Snakes in Iowa

Snakes of Iowa

June 23, 2014

There are a lot of animals labeled as pests and some are unfortunately feared and therefore killed. In Iowa, there are 27 different species of snakes. Many of these species are beneficial to the ecosystem and especially helpful to have on farmers' land because of their wide range of diet. And of these 27 snakes, only three present an immediate danger and should be avoided. With the help of Iowa's reptile experts at, we have compiled a list of Iowa snake species. Read on to learn identification, population and feeding habits of Iowa snakes.

Types of Snakes Found in Iowa:

  • Brown Snake: This small Iowa species is only 13 to 18 inches long and has simple markings. They are not venomous and live in all areas of the state except the northwestern part of Iowa. Because they are acclimated to different habitats, you might find them in your backyard, at a park or even in the city.

  • Copperhead: These snakes are secretive and like to take refuge in hidden places, thus making location and population difficult to determine. However, when found, copperhead snakes are commonly seen on rock outcroppings and have only been spotted in a tiny area of southeastern Iowa. Copperhead's do tend to bite, however, their venom is mild and rarely is fatal for humans. 

  • Diamondback Watersnake: This is the largest Iowa water snake and measures 48 to 63 inches. Although its name implies that it might have diamond markings, this snake only has small blotches and bar patterns. So far, the diamondback watersnake has been found in only three counties in southeastern Iowa near the Mississippi River. It is nonvenomous.

  • Eastern Garter Snake: This is one of Iowa's only unprotected snake species because there is an abundant population throughout the state. They are medium sized, measuring 14 to 48 inches and have three longitudinal stripes, the dorsal stripe is usually yellow. The eastern garter snake is likely to bite when handled but is not venomous.

  • Eastern Hognose Snake: This snake might act like a cobra when alarmed, but have no fear, bites are rare and they are not considered venomous. They are 24 to 46 inches long and eat amphibians and small mammals. They range in color from black, to gray, to olive and some have a blotched pattern on their back.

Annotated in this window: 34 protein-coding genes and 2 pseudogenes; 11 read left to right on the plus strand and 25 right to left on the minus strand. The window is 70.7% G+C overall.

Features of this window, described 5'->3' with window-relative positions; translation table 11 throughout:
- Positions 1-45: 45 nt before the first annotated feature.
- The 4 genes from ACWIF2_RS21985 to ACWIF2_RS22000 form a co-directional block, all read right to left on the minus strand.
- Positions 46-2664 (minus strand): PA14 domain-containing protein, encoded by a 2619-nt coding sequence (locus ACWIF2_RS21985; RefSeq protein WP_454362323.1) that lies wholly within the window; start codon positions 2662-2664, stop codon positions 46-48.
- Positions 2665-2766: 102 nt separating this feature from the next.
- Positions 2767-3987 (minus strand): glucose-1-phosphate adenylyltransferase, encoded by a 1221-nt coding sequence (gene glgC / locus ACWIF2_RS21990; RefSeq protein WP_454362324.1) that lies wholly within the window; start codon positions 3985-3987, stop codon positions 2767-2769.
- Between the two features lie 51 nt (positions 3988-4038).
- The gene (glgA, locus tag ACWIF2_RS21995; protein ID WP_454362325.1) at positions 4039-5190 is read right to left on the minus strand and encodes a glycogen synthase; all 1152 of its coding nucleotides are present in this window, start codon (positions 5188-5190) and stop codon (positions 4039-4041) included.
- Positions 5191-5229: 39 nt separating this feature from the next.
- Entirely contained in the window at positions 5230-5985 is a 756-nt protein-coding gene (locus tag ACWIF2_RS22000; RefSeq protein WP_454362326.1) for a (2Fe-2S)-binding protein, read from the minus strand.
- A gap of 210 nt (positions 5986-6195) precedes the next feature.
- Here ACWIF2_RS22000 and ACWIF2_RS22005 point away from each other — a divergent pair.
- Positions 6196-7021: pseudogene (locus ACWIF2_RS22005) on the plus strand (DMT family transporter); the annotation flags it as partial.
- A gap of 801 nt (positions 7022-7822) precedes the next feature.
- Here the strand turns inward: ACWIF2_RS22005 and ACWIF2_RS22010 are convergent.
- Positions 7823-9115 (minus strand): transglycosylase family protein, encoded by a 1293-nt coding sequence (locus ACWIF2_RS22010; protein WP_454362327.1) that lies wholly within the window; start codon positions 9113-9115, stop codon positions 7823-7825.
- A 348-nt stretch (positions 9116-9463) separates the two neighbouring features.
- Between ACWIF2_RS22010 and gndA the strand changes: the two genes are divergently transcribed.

• Eastern Racer: This snake is easily identifiable by their abnormally blue or greenish color. Their throat and neck are bright yellow and they have no head or dorsal markings. They are the fastest snakes in Iowa, active hunters and live in fields throughout Iowa. When the Eastern racer feels threatened they will rarely bite, instead slither away and go into a burrow. They are not dangerous.

  • Gopher Snake: This snake is more commonly called a bull snake and is Iowa's largest snake species. Their length ranges from 37 to 72 inches and along their back are speckled blotches. They are found statewide in Iowa and live in open prairies and grassy meadows. Although they can appear dangerous because of their hissing, vibrating their tails, and puffing out their bodies, the gopher snake is not venomous.

  • Graham's Crayfish Snake: This snake is 18 to 28 inches long. Like the name implies, Graham's crayfish snake eats mainly crayfish, but they also feed on fish and amphibians. They are not venomous and are not aggressive.

  • Lined Snake: At 8 to 10 inches long, this little snake resembles a garter snake. You can identify it by its white mid dorsal stripe and light colored lateral stripes on each side of the snake. If they were to bite, it would cause no harm to you, your children or your pets. This snake's diet consists of soft-bodied insects, earthworms, slugs and snails.